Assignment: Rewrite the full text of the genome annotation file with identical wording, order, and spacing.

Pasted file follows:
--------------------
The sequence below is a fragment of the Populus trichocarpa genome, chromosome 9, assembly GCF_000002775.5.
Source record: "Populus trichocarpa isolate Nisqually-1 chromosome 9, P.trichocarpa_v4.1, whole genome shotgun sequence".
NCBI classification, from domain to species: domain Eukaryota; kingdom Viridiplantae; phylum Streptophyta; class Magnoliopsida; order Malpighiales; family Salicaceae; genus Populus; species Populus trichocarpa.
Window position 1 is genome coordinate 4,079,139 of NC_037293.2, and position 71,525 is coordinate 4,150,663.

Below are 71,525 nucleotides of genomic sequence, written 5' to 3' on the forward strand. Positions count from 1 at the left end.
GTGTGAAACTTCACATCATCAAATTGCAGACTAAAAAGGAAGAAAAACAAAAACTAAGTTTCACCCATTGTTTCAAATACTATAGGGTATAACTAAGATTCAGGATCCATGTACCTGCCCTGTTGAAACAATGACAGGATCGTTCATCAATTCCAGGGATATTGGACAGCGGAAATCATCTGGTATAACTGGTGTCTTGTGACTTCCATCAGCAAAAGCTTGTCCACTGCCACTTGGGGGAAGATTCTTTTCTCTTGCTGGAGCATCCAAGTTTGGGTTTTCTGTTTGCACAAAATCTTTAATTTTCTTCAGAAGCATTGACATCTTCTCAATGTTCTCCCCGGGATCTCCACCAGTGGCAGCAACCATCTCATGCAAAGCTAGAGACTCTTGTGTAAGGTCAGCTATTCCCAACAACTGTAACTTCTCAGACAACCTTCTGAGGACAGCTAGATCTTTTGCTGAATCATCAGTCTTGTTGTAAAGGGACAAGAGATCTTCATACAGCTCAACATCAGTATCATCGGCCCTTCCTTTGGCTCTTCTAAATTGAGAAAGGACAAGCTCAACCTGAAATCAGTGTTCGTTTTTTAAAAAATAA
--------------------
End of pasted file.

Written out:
The sequence below is a fragment of the Populus trichocarpa genome, chromosome 9, assembly GCF_000002775.5.
Source record: "Populus trichocarpa isolate Nisqually-1 chromosome 9, P.trichocarpa_v4.1, whole genome shotgun sequence".
NCBI classification, from domain to species: domain Eukaryota; kingdom Viridiplantae; phylum Streptophyta; class Magnoliopsida; order Malpighiales; family Salicaceae; genus Populus; species Populus trichocarpa.
Window position 1 is genome coordinate 4,079,139 of NC_037293.2, and position 71,525 is coordinate 4,150,663.

Below are 71,525 nucleotides of genomic sequence, written 5' to 3' on the forward strand. Positions count from 1 at the left end.
GTGTGAAACTTCACATCATCAAATTGCAGACTAAAAAGGAAGAAAAACAAAAACTAAGTTTCACCCATTGTTTCAAATACTATAGGGTATAACTAAGATTCAGGATCCATGTACCTGCCCTGTTGAAACAATGACAGGATCGTTCATCAATTCCAGGGATATTGGACAGCGGAAATCATCTGGTATAACTGGTGTCTTGTGACTTCCATCAGCAAAAGCTTGTCCACTGCCACTTGGGGGAAGATTCTTTTCTCTTGCTGGAGCATCCAAGTTTGGGTTTTCTGTTTGCACAAAATCTTTAATTTTCTTCAGAAGCATTGACATCTTCTCAATGTTCTCCCCGGGATCTCCACCAGTGGCAGCAACCATCTCATGCAAAGCTAGAGACTCTTGTGTAAGGTCAGCTATTCCCAACAACTGTAACTTCTCAGACAACCTTCTGAGGACAGCTAGATCTTTTGCTGAATCATCAGTCTTGTTGTAAAGGGACAAGAGATCTTCATACAGCTCAACATCAGTATCATCGGCCCTTCCTTTGGCTCTTCTAAATTGAGAAAGGACAAGCTCAACCTGAAATCAGTGTTCGTTTTTTAAAAAATAA